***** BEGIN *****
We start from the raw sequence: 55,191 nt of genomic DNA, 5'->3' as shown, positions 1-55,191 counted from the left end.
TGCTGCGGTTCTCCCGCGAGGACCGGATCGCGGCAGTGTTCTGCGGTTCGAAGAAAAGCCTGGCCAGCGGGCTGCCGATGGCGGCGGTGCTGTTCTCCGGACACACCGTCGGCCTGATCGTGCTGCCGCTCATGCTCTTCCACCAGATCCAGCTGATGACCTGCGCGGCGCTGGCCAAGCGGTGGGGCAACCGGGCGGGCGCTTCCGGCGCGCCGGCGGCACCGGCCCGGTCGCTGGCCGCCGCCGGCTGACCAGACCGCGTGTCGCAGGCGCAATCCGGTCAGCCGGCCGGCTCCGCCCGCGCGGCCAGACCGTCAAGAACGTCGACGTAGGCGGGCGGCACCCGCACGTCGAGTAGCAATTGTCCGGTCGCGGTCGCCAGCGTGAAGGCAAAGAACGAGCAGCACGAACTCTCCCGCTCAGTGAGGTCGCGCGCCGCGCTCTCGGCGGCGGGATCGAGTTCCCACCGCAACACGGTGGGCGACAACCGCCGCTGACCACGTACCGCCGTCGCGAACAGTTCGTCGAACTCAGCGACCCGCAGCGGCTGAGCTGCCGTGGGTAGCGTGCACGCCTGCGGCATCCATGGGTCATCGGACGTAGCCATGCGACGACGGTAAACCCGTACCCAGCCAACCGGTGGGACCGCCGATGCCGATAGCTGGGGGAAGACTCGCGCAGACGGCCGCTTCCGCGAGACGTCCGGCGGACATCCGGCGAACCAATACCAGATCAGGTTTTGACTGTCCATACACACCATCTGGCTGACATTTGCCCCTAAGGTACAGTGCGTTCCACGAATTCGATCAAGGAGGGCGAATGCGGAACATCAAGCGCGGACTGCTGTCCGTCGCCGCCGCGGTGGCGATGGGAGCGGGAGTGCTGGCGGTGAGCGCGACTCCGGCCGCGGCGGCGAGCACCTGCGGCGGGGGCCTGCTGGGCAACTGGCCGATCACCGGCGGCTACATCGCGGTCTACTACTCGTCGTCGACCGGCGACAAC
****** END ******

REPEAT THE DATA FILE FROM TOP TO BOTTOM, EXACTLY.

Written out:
We start from the raw sequence: 55,191 nt of genomic DNA, 5'->3' as shown, positions 1-55,191 counted from the left end.
TGCTGCGGTTCTCCCGCGAGGACCGGATCGCGGCAGTGTTCTGCGGTTCGAAGAAAAGCCTGGCCAGCGGGCTGCCGATGGCGGCGGTGCTGTTCTCCGGACACACCGTCGGCCTGATCGTGCTGCCGCTCATGCTCTTCCACCAGATCCAGCTGATGACCTGCGCGGCGCTGGCCAAGCGGTGGGGCAACCGGGCGGGCGCTTCCGGCGCGCCGGCGGCACCGGCCCGGTCGCTGGCCGCCGCCGGCTGACCAGACCGCGTGTCGCAGGCGCAATCCGGTCAGCCGGCCGGCTCCGCCCGCGCGGCCAGACCGTCAAGAACGTCGACGTAGGCGGGCGGCACCCGCACGTCGAGTAGCAATTGTCCGGTCGCGGTCGCCAGCGTGAAGGCAAAGAACGAGCAGCACGAACTCTCCCGCTCAGTGAGGTCGCGCGCCGCGCTCTCGGCGGCGGGATCGAGTTCCCACCGCAACACGGTGGGCGACAACCGCCGCTGACCACGTACCGCCGTCGCGAACAGTTCGTCGAACTCAGCGACCCGCAGCGGCTGAGCTGCCGTGGGTAGCGTGCACGCCTGCGGCATCCATGGGTCATCGGACGTAGCCATGCGACGACGGTAAACCCGTACCCAGCCAACCGGTGGGACCGCCGATGCCGATAGCTGGGGGAAGACTCGCGCAGACGGCCGCTTCCGCGAGACGTCCGGCGGACATCCGGCGAACCAATACCAGATCAGGTTTTGACTGTCCATACACACCATCTGGCTGACATTTGCCCCTAAGGTACAGTGCGTTCCACGAATTCGATCAAGGAGGGCGAATGCGGAACATCAAGCGCGGACTGCTGTCCGTCGCCGCCGCGGTGGCGATGGGAGCGGGAGTGCTGGCGGTGAGCGCGACTCCGGCCGCGGCGGCGAGCACCTGCGGCGGGGGCCTGCTGGGCAACTGGCCGATCACCGGCGGCTACATCGCGGTCTACTACTCGTCGTCGACCGGCGACAAC